Eastern Hognose

Nov 18, 2020

Eastern hognose snakes (Heterodon platirhinos) occur throughout every Southeastern state except southeastern Louisiana. They live in a variety of habitats, including abandoned agricultural fields, open pine forests and rocky forested hillsides. They usually are associated with loose soil and if living in a forest they will usually stay near the edge where they can venture into more open areas. Hognose snakes characteristically burrow into sandy soils using their flat upturn nose as a shovel to push into the soil. For more information, refer to ‘Snakes of the Southeast’ by Whit Gibbons and Mike Dorcas.

Eastern Hognose snakes usually have a blotched pattern with color combinations that can vary greatly within a local population or even within the same clutch. The colors on back and side can include shades of red, orange, yellow, gray, olive, brown or black. Some individuals become solid black or gray above as adults, and this color pattern is prevalent in some areas of the Southeast. The adults in our area are predominantly solid gray.

Baby hognose snakes, even the ones that will turn black or gray as adults, always have a blotched pattern.

The diet of the hognose snake is mainly made of toads with an occasional frog or salamander. Toads inflate their bodies as a defense mechanism, but hognose snakes use their enlarged posterior teeth to deflate the toads and make them easier to swallow. The skin toxins of the toads are neutralized by enzymes of the snake’s digestive system.

Activity usually begins early in the spring and ends late in the fall. Adults may bask in the sun on warm days of winter. They are active above ground during day time and as a consequence have many predators like other snakes, birds of prey, and carnivorous mammals.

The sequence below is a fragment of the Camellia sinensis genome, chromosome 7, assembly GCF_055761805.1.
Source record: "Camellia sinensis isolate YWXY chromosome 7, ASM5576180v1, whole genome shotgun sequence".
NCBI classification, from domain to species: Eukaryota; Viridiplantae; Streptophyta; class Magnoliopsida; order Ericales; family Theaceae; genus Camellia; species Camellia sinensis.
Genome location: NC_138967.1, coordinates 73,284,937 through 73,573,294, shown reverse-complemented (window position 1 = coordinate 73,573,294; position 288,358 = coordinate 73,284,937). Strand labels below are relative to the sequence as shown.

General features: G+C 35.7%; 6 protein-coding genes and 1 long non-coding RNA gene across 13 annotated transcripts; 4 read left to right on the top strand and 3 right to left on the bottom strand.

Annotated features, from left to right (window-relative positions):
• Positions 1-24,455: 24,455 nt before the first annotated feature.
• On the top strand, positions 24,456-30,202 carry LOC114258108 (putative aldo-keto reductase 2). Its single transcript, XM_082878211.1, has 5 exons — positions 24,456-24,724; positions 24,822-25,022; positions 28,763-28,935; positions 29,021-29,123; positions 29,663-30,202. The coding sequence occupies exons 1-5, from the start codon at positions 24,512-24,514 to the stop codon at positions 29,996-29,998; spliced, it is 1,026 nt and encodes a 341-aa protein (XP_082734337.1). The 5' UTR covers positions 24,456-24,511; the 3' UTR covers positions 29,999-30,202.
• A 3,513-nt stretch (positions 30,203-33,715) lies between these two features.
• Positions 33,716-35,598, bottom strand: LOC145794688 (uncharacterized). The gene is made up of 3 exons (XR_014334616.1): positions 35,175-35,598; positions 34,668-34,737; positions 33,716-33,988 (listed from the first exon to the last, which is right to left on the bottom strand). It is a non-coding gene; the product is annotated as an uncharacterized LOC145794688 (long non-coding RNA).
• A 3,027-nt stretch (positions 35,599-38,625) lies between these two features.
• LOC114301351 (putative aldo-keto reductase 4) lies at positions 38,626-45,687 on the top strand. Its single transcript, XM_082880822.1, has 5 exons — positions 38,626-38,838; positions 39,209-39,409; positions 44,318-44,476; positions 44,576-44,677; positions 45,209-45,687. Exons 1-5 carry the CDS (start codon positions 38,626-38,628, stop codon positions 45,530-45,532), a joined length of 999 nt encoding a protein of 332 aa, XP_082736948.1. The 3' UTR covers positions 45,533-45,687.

Hognose snakes have a distinctive set of response to threats. These responses are so dramatic that they could be considered part of the general description of the species. When initially threatened, the snake lifts the front of its body, spreads its neck like a cobra. Some may even hiss, open the mouth and move the head in a striking motion without actually trying to bite, the tail may coil rapidly from one way to the other. As a consequence, the vernacular names in the SouthEast are ‘spreading adders’ or ‘puff adders’.

If this initial display is not sufficient to discourage the attacker, the snake will feign to go into convulsions and roll on its back as if dead, often disgorging a recent meal as part of the display. The mouth is held open and the tongue hangs out. Capillaries in the mouth may rupture producing a large amount of blood to complete the effect. The snake will keep on rolling on its back if it is righted.

Although terrestrials, the dependence of hognose on toads makes the protection of small wetlands critical for their species.

“Where does my honey come from?” explained to children.

Nov 08, 2020

Honey bees convert the nectar of flowers into honey. The bees consume their honey as energy food. The honey is stored for winter when there are no more flowers around. The beekeeper loves his bees and wants them to be healthy, so he collects just a little bit of honey for the kids and he makes sure to leave plenty for the bees so all can enjoy winter.

Honey bees live in a hive. The hive in the picture below is old and bees have lived in it for almost 10 years. The two large boxes at the bottom are called ‘Deep’ and this is where the bees live, raise the young bees and also store some honey and pollen. The two smaller boxes at the top are called ‘Super’ and will  be exclusively used by the bees to store honey. The beekeeper will harvest one Super per year and leave the other boxes untouched.